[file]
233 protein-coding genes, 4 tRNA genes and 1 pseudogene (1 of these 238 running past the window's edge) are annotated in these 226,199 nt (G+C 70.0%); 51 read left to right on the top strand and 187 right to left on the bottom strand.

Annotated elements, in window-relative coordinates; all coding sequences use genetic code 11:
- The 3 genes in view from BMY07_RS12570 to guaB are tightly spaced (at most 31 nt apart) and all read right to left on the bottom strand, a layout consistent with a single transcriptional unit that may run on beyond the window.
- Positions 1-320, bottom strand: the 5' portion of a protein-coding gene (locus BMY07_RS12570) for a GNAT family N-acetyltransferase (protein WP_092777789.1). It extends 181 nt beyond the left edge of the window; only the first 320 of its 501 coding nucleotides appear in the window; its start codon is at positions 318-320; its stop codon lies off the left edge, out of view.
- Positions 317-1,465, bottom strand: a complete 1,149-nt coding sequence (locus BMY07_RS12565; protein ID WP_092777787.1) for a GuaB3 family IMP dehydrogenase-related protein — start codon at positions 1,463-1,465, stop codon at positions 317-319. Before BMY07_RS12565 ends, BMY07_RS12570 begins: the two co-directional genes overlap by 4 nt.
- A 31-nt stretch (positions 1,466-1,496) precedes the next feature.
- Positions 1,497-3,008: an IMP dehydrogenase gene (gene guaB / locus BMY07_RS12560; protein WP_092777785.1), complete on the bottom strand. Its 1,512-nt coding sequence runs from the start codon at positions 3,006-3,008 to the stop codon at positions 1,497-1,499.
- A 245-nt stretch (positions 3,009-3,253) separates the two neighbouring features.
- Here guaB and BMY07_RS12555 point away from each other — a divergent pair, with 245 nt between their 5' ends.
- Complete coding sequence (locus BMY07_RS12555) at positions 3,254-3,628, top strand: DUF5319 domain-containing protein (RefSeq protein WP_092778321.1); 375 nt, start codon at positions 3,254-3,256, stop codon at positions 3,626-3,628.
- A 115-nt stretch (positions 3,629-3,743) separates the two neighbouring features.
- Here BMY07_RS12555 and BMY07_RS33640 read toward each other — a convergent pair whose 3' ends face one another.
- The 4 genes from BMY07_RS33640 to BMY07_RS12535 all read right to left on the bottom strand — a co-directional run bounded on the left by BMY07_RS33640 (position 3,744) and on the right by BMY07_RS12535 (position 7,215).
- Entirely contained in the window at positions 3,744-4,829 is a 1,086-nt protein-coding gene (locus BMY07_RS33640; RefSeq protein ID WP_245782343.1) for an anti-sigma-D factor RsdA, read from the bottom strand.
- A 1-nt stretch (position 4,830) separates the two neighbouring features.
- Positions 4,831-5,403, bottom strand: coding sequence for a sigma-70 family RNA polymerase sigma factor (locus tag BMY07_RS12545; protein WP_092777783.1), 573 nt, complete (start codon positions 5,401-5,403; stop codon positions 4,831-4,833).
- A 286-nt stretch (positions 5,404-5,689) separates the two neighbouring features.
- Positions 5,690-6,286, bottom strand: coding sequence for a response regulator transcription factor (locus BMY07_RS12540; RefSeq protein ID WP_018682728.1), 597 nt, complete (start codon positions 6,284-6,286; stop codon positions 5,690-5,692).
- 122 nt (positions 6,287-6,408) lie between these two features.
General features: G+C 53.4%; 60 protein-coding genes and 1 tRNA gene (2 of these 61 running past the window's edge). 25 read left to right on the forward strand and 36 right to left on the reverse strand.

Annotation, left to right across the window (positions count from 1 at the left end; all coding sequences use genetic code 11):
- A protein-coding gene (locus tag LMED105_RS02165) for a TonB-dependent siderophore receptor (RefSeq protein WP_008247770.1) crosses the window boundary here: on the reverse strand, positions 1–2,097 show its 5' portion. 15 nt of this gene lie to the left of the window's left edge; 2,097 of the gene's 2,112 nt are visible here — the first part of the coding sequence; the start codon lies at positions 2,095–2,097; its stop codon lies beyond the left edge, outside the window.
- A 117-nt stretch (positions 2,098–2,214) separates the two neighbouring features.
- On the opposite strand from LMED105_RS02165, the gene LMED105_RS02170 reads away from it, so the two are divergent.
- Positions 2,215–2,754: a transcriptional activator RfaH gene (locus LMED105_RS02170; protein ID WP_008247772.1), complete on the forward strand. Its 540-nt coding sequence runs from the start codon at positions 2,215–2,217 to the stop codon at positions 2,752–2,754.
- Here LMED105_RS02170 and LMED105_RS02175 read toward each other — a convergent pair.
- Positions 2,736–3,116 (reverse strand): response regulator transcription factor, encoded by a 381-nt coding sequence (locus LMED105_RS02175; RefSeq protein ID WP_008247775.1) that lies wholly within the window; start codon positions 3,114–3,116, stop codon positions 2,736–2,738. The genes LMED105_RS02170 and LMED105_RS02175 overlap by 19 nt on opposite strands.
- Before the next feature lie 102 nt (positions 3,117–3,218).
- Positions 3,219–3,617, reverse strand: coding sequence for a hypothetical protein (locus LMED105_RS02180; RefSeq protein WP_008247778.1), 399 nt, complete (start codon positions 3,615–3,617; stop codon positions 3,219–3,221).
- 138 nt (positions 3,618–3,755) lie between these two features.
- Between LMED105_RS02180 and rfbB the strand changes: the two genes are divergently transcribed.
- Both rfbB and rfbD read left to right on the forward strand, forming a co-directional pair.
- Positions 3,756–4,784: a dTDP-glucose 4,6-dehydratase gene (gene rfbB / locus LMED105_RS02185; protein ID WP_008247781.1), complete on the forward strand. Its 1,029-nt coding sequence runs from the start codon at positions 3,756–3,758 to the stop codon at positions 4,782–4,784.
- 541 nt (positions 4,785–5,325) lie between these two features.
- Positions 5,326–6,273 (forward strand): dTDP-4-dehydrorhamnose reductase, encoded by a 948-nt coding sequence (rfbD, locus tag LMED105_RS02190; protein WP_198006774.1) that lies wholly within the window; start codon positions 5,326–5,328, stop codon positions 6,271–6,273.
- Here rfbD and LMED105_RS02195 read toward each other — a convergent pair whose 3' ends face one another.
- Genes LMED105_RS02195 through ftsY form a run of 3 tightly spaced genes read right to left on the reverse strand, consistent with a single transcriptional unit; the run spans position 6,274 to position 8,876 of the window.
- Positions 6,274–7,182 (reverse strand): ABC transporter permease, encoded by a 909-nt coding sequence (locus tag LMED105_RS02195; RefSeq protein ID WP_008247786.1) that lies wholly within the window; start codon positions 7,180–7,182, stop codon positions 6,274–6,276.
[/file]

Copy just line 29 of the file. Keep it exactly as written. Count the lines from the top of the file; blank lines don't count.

- Positions 3,219–3,617, reverse strand: coding sequence for a hypothetical protein (locus LMED105_RS02180; RefSeq protein WP_008247778.1), 399 nt, complete (start codon positions 3,615–3,617; stop codon positions 3,219–3,221).